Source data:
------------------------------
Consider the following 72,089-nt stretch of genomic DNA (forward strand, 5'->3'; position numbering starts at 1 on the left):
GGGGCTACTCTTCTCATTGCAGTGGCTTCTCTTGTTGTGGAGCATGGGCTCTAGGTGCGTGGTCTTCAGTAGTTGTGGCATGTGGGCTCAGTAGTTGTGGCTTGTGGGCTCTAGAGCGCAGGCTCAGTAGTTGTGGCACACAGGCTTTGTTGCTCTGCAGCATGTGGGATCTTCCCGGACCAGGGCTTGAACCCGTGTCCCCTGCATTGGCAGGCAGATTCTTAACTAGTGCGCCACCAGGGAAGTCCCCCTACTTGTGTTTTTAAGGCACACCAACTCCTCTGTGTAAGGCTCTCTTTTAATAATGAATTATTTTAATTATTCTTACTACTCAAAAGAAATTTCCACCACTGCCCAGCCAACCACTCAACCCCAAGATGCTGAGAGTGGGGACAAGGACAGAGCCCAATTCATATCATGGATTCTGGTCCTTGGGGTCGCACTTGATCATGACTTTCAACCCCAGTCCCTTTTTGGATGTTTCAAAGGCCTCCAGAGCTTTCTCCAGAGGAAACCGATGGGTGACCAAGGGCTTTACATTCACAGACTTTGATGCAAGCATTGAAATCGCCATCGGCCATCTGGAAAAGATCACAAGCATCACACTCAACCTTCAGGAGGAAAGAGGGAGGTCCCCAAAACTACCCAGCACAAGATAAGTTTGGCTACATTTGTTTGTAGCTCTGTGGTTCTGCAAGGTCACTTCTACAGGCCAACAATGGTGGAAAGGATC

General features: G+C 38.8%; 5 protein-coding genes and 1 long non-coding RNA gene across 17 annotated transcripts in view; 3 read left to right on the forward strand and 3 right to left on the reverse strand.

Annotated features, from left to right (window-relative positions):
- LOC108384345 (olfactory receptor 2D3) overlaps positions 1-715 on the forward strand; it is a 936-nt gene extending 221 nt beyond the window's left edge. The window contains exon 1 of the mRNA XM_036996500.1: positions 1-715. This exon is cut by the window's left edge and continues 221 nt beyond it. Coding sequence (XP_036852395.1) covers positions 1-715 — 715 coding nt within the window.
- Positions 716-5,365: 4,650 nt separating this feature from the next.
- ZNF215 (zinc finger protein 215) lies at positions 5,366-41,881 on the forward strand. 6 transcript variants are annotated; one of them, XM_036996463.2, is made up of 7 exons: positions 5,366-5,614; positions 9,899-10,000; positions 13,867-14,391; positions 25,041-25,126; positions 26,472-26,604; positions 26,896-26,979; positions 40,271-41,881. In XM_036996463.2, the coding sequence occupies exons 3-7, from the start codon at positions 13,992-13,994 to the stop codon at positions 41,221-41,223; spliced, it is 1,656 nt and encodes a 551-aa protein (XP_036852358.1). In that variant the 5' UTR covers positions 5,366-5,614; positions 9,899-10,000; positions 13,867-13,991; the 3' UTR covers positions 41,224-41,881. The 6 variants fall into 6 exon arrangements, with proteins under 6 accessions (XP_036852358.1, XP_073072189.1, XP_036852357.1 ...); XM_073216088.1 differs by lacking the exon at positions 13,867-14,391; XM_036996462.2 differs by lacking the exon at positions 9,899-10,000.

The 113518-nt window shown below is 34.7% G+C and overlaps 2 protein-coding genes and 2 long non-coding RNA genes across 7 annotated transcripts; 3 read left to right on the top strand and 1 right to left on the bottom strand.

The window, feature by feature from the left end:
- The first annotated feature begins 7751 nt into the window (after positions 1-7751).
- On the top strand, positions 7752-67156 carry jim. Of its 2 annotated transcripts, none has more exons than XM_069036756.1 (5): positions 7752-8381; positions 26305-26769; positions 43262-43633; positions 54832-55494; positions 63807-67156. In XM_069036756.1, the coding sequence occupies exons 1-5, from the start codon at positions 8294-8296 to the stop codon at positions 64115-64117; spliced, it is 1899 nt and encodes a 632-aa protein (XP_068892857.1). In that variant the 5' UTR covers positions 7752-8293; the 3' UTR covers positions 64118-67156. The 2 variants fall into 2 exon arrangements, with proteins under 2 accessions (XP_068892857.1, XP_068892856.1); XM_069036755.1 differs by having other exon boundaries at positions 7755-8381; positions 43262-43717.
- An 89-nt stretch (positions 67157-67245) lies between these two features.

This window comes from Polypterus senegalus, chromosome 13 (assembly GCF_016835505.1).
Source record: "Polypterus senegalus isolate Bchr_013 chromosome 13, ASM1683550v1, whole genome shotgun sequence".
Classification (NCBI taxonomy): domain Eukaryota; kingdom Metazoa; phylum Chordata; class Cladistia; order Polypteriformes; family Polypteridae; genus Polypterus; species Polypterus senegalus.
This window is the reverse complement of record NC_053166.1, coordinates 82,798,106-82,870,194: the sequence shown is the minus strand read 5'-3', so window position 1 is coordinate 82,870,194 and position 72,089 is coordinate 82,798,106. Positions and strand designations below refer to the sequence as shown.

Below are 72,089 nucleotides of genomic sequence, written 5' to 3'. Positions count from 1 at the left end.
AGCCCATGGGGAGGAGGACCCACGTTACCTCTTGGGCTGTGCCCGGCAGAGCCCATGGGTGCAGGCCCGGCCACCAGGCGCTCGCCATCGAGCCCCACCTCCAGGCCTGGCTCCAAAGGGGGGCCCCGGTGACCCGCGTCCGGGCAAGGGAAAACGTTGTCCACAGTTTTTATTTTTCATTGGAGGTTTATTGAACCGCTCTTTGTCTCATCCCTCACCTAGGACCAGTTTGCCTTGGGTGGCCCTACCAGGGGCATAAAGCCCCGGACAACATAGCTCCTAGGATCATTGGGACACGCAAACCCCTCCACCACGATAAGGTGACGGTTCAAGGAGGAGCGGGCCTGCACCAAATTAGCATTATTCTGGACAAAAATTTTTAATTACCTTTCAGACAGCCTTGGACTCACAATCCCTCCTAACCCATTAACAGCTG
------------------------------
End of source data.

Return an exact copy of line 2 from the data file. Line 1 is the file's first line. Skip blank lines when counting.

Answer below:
GGGGCTACTCTTCTCATTGCAGTGGCTTCTCTTGTTGTGGAGCATGGGCTCTAGGTGCGTGGTCTTCAGTAGTTGTGGCATGTGGGCTCAGTAGTTGTGGCTTGTGGGCTCTAGAGCGCAGGCTCAGTAGTTGTGGCACACAGGCTTTGTTGCTCTGCAGCATGTGGGATCTTCCCGGACCAGGGCTTGAACCCGTGTCCCCTGCATTGGCAGGCAGATTCTTAACTAGTGCGCCACCAGGGAAGTCCCCCTACTTGTGTTTTTAAGGCACACCAACTCCTCTGTGTAAGGCTCTCTTTTAATAATGAATTATTTTAATTATTCTTACTACTCAAAAGAAATTTCCACCACTGCCCAGCCAACCACTCAACCCCAAGATGCTGAGAGTGGGGACAAGGACAGAGCCCAATTCATATCATGGATTCTGGTCCTTGGGGTCGCACTTGATCATGACTTTCAACCCCAGTCCCTTTTTGGATGTTTCAAAGGCCTCCAGAGCTTTCTCCAGAGGAAACCGATGGGTGACCAAGGGCTTTACATTCACAGACTTTGATGCAAGCATTGAAATCGCCATCGGCCATCTGGAAAAGATCACAAGCATCACACTCAACCTTCAGGAGGAAAGAGGGAGGTCCCCAAAACTACCCAGCACAAGATAAGTTTGGCTACATTTGTTTGTAGCTCTGTGGTTCTGCAAGGTCACTTCTACAGGCCAACAATGGTGGAAAGGATC